For the sin that we have sinned before You through hardness of the heart. When my daughter’s depression and anxiety got to the point that she couldn’t get to school on time, I berated her for running late. When her grades started to fall, I told her she had to work harder. My frustration and insisting she should do better only made her feel worse.

I had to learn to be softer, more patient, more accepting of where she was at in the moment. It took me a while to understand that her medical condition did not allow her to do what she could before she had a health issue. It was not her fault. I needed to show her and tell her that she was loved and accepted and that she would feel better. Loving and meeting someone where they are is often the best we can do.

For the sin that we have sinned before You with the utterance of the lips. I forgive the harsh and judgemental words people said to me. I prefer to think they were well-intentioned, but their insensitivity speaks volumes about the lack of understanding of mental health.

I confided in a respected Jewish community leader with a teen-focused medical practice about my daughter’s mental health situation. He responded with disbelief, saying “But she’s such a good girl.” I had to educate him that someone with depression is not “bad” or behaving “badly.” Not understanding how someone can be depressed when there is so much to be happy about is like not understanding how someone can have asthma when there is so much air to breathe.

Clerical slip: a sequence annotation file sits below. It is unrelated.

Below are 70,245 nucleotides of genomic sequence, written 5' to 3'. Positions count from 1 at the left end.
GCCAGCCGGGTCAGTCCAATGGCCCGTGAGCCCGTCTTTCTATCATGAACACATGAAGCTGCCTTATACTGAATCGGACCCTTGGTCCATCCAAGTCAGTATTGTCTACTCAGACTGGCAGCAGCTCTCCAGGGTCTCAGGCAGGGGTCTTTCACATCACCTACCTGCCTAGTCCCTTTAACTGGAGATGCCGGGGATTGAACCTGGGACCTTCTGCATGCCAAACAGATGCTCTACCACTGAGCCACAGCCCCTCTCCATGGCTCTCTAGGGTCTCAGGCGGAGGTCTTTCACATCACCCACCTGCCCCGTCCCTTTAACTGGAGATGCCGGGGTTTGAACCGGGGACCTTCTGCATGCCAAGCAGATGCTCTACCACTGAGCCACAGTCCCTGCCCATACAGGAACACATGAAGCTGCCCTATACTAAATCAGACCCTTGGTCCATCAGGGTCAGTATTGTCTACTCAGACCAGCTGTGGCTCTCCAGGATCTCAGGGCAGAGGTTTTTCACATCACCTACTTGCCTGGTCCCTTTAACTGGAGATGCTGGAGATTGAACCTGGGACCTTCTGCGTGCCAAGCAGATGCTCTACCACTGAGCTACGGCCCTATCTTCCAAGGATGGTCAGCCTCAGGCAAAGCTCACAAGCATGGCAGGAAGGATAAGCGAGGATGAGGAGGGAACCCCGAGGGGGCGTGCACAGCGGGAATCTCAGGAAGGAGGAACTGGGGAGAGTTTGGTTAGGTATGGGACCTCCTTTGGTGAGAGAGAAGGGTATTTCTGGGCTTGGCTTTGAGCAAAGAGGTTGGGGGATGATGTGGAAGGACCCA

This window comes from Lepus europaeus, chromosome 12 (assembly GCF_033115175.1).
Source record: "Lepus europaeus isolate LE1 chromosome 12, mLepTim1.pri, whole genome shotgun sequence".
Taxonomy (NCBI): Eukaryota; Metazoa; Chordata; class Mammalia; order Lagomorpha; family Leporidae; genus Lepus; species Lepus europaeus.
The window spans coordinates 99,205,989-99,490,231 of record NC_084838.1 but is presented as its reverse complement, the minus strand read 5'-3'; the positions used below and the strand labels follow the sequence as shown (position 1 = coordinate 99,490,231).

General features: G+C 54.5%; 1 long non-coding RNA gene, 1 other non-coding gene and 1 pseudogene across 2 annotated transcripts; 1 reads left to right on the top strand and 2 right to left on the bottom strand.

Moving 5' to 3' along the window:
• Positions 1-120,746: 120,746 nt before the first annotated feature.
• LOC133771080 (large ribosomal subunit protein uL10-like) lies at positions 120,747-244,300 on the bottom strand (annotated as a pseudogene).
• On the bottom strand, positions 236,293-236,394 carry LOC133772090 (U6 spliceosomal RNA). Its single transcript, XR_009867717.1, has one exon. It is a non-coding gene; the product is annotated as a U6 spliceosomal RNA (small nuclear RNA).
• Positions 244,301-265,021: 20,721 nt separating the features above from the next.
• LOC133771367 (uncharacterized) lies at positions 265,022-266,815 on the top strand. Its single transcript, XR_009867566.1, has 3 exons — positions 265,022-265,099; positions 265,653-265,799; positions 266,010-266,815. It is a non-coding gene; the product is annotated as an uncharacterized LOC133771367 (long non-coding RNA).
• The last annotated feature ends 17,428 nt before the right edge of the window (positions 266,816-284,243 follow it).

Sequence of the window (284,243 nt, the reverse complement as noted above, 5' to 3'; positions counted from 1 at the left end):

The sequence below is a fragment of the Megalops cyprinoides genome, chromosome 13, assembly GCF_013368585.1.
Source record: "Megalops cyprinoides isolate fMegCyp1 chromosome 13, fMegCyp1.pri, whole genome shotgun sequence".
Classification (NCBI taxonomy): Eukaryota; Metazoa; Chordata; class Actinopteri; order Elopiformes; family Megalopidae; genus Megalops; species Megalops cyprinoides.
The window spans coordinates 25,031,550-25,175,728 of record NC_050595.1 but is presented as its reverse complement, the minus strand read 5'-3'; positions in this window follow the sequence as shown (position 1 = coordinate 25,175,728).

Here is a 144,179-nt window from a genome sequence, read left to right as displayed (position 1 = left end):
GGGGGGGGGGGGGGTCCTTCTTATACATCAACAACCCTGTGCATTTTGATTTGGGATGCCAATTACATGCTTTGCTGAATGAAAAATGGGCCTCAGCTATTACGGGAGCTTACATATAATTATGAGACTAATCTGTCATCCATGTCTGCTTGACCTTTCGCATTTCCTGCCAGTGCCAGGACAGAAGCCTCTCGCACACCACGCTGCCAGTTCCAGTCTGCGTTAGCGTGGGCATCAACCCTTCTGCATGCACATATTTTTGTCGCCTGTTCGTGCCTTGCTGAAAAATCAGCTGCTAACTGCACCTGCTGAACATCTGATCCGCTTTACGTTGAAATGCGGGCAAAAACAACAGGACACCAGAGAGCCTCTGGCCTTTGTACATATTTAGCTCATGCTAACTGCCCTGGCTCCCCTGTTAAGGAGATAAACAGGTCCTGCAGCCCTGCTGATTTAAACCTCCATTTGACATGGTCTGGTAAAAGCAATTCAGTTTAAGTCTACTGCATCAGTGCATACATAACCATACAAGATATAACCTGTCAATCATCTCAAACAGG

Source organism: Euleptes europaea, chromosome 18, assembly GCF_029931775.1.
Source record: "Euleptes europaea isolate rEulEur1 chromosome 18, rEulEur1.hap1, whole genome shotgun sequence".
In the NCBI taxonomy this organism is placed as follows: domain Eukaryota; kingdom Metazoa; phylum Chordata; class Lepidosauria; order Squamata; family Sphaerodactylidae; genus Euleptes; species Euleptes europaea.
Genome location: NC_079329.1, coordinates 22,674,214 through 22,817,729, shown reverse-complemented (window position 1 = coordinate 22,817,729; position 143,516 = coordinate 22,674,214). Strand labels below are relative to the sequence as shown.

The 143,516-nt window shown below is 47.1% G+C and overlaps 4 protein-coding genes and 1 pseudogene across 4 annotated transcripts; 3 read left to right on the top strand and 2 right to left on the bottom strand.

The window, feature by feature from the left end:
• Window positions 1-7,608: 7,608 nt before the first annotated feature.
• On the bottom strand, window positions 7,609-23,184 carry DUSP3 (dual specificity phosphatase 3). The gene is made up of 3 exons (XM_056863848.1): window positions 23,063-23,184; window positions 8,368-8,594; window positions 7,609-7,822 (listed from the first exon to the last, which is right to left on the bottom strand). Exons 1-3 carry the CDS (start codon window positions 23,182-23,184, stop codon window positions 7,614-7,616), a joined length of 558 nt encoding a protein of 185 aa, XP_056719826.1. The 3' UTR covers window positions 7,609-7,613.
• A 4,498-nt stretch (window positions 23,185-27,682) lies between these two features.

For the sin that we have sinned before You by showing contempt for parents and teachers. I was angry and hurt that my daughter’s teachers did not provide the support we needed. When a child is out sick or injured, their classmates and teachers wish them refuah shelayma. Why didn’t they let my daughter know they cared when she missed weeks of school? Why did school parents who knew us for a decade not care enough to say anything or even send a simple text? I now understand that they may not have known or were afraid of saying something wrong.

There is still a stigma associated with talking about mental health challenges. Too often, Jewish families are left alone to suffer the private pain of emotional disease. The need for privacy is often a disservice to the family. Until recently, we did not share our story beyond our close circle. To respect our child’s privacy, we kept it quiet. If we had been more open, we may have gotten more support when we needed it. She is very brave for allowing her story to be told in hopes of helping others. I hope that sharing my family’s experience helps to decrease the stigma and inspires others to be more sensitive to and caring of those struggling with mental health.

At the High Holidays, we are supposed to do a cheshbon hanefesh – “an accounting of the soul.” Part of chesbon is accounting for our strengths. Our community is stronger when we support each other in meaningful ways. Our synagogues, our schools, our Jewish organizations, and our community leaders, need to do more to bring awareness and support to families dealing with mental health. We need to think more deeply about helping those who struggle with mental health with the same chesed (kindness) we give to those facing physical health challenges in our community.

May it be a year of good health, happiness, peace, and prosperity. May G-d inscribe all the children of His covenant for a good life. .גמר חתימה טובה